Haftarah Parshat Haye Sarah
(1 Kings 1:1-31)
November 10, 2012
25 Heshvan 5773
Parshat Hayei Sarah (1 Kings 1:1-31)
The book of Samuel contains practically all of the events of King David’s life so why were the last few episodes of David’s life left for the book of Kings? This question gave pause to a number of the classical biblical commentators.
For Rabbi Yitchak Abrabanel (15th century Portugal and Spain), who served as a government minister in both Portugal and Spain before being expelled from Spain with his Jewish brethren in 1492,the inclusion of the stories of David’s old age and the rebellion of Adonijah in the book of Kings were intended as an introduction to the anointment of David’s son, Solomon as king while David is still alive since it is this event which really inaugurated the book of Kings.
Rabbi Meir Leibush Malbim (19th century Lithuania) is normally a tremendous fan of Abrabanel’s commentary, often adopting his words in full. Here, however, he takes issue with Abrabanel’s interpretation. He asserts, in particular, that the inclusion of the story of Avishag the Shunamite, who served as a companion for the weary King David, cannot be explained as a justification for Solomon’s anointment as king. Rather, the inclusion of the David’s later years in the book of Kings, according to Malbim, is intended to explain the events leading up to the rebellion of Adonijah against David.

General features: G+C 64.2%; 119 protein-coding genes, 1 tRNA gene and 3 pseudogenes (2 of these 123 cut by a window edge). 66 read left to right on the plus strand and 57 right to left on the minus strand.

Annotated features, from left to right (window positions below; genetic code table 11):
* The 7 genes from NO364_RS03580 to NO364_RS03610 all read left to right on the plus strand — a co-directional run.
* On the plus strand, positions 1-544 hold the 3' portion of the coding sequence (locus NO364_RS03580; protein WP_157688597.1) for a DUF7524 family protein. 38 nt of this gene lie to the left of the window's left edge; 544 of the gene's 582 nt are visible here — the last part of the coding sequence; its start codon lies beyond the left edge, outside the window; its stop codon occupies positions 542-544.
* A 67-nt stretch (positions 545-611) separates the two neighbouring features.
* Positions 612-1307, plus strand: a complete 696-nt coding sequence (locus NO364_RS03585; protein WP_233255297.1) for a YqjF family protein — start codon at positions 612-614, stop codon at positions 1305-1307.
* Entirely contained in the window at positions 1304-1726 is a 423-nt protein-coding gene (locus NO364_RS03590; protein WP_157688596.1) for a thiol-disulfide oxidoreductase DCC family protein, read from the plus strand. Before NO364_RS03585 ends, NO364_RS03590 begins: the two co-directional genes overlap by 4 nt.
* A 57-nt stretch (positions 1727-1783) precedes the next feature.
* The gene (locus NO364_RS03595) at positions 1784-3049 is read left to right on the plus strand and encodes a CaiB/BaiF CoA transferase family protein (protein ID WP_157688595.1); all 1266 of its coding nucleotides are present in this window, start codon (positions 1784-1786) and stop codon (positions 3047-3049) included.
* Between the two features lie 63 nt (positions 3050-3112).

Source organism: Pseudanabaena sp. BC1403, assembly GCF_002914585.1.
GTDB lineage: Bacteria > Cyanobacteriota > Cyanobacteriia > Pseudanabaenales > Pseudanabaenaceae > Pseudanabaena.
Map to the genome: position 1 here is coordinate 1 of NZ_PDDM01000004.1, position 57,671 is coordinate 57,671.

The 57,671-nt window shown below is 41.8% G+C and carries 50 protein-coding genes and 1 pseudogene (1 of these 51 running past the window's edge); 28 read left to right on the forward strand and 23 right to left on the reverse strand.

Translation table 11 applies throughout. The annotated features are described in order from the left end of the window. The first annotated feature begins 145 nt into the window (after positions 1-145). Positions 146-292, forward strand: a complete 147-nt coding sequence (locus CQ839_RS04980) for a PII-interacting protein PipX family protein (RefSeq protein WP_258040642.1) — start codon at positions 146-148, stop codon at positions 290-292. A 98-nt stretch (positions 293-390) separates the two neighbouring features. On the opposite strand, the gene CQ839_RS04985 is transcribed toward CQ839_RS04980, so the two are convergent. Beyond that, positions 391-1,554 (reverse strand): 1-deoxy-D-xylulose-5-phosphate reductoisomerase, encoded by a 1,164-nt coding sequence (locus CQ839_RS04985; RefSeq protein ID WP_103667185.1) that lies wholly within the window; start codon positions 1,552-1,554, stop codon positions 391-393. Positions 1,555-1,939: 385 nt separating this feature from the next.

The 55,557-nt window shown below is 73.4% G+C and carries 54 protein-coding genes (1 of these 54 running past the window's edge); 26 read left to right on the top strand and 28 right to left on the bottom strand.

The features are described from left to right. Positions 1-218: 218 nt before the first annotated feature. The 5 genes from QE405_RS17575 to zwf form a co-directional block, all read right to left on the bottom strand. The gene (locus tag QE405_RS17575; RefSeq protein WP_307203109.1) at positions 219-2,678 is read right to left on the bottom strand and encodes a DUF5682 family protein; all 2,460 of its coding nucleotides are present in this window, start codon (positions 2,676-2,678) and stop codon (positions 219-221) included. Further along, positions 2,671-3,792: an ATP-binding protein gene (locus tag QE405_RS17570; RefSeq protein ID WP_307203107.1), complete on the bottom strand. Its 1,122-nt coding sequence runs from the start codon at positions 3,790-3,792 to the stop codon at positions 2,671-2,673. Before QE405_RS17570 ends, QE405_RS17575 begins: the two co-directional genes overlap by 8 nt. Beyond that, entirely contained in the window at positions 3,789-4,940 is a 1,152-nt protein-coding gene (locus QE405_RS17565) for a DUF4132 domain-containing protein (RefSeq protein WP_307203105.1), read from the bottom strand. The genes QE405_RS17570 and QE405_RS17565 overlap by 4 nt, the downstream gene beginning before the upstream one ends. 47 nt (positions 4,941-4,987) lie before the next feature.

This, he points out, explains the inclusion of David’s young companion, Avishag, in the story. What prompted Adonijah to rebel against his father and attempt to usurp the kingship? After all, he should have learned from Absalom’s rebellion against his father that it was unwise to attempt to wrest the monarchy from his father while he was still alive. What made him think it was possible to become king now? Malbim asserts that the introduction of Avishag into the story indicates David’s weakness and vulnerability. David’s advisors realized that he had aged and no longer had contact with his wives and concubines, so they brought in Avishag, to care for him and to guard his from contact with those who might influence him and coerce his actions. She was especially intended to keep him from contact with his wives.
It was this situation which prompted Adonijah to usurp his father’s position. Intrigue in politics, as if we did not know, was not born yesterday. Nor is it restricted to politics. This little vignette is proof that it can rear its ugly head in politics and just as easily in family life. It is also a warning that it almost always ends badly and unlike the story in the haftarah, there is not always a prophet like Nathan to put the pieces back together.
This study piece is offered as a service of the United Synagogue Conservative Yeshiva. It is prepared by Rabbi Mordechai (Mitchell) Silverstein, senior lecturer in Talmud and Midrash at the Conservative Yeshiva. He is a graduate of the Jewish Theological Seminary of America.
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